The Biden administration will wage an intense push Monday to persuade Americans to get vaccinated against COVID-19, an effort timed to coincide with the deadline President Joe Biden set for states to extend vaccine eligibility to all adults age 16 or older.

The one-day campaign — officials are calling it a “blitz” and likening it to a “Get out the Vote” effort — will roll out on social media, including push notifications from Facebook and Twitter, as well as radio and television programs, according to a senior administration official, who insisted on anonymity to preview the plan, first reported by Axios.

The president will appear in a public service announcement, and Vice President Kamala Harris will take to social media to publicize the vaccines. Dr. Anthony Fauci, Biden’s top medical adviser for the pandemic, will try to reach young people with 15-second videos on Snapchat — an unusual platform for the 80-year-old infectious disease specialist.

How to get vaccinated in Seattle and around Washington state

While the administration has continuing media campaigns designed to reach people who are hesitant about vaccination — including Black and Latino Americans — Monday’s media push will be widespread, the official said. It will feature top administration officials — including Health Secretary Xavier Becerra, Surgeon General Vivek Murthy and Dr. Rachel Levine, the assistant secretary for health — who will do more than 30 interviews across the country with local media outlets.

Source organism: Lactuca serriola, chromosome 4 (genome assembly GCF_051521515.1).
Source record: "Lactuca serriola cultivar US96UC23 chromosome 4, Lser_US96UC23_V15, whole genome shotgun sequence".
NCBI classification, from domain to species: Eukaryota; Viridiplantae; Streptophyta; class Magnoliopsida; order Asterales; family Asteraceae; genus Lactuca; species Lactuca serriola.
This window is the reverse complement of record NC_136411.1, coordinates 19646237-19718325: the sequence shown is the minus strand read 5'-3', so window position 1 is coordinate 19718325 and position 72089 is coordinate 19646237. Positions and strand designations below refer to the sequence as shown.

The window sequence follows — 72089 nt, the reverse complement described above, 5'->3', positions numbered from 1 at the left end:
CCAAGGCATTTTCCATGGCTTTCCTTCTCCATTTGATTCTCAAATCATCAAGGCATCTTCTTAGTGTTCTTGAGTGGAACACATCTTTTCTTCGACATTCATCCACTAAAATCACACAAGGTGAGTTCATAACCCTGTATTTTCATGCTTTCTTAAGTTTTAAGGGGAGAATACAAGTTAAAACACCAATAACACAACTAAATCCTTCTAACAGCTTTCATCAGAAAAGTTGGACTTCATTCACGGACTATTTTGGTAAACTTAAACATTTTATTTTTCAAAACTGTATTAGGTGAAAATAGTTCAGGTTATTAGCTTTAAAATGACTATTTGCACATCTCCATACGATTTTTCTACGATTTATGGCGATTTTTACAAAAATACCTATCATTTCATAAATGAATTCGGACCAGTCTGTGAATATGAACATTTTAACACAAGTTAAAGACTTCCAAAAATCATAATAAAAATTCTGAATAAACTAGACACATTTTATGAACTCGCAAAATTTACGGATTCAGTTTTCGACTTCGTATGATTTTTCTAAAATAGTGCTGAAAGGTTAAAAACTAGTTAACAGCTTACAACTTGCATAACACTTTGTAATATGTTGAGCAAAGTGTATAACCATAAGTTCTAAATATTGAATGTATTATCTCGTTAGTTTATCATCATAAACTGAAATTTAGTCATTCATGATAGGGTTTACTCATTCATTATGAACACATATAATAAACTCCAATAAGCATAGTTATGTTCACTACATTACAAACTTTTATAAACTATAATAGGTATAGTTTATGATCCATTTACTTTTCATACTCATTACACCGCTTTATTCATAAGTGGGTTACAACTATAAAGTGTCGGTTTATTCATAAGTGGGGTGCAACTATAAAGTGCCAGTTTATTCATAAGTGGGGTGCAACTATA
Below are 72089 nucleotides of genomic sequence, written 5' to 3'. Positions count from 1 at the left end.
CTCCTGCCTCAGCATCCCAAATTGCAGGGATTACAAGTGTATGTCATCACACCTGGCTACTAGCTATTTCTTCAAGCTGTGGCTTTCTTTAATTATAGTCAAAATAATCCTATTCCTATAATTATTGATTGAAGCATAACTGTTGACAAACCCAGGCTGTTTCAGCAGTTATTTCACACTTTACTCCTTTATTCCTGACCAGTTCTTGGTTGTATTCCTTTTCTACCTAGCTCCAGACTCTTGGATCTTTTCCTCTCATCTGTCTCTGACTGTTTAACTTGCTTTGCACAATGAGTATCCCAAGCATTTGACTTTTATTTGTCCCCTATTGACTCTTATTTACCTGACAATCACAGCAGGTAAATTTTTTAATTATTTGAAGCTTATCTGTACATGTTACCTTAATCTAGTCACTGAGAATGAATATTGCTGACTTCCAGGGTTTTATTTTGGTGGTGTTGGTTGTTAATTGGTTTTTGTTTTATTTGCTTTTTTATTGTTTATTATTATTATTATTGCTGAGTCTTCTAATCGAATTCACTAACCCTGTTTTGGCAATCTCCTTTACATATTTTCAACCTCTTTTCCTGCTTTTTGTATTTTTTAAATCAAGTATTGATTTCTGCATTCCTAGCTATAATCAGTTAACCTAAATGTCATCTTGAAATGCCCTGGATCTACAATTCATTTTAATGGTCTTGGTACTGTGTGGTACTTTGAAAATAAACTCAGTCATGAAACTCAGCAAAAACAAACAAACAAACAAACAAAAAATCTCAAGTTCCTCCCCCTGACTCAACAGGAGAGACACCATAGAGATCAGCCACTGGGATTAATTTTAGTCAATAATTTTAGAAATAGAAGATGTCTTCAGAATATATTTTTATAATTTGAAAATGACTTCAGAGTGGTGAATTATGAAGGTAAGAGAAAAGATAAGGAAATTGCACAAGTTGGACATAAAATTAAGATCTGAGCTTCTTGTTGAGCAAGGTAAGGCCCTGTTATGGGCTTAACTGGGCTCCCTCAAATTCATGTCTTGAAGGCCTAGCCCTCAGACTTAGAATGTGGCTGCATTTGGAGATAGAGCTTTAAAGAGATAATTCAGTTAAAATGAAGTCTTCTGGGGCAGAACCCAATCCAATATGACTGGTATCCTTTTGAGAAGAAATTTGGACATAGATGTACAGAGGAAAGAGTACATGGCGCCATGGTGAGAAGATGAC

Officials will also appear on outlets targeted to specific audiences, like Telemundo and “The Rickey Smiley Morning Show,” which has a large following among African Americans.


More than 84 million Americans — roughly one-third of the adult population — are fully vaccinated, according to the Centers for Disease Control and Prevention, and as of Sunday more than 209 million shots had been administered. But after months of demand outstripping supply, Biden officials expect that before long, vaccine supplies will exceed demand.

Biden officials are well aware that if the United States is to reach herd immunity — when the virus can’t spread easily because it will lack hosts — skeptics must be persuaded to take their shots.

Officials are especially concerned about a rise in vaccine hesitancy in the wake of the decision by federal health officials to “pause” the use of the Johnson & Johnson vaccine while regulators examine six cases of rare blood clots among vaccine recipients.

A CDC advisory panel is expected to meet Friday to discuss the Johnson & Johnson vaccine and make recommendations about its use going forward.

More on the COVID-19 pandemic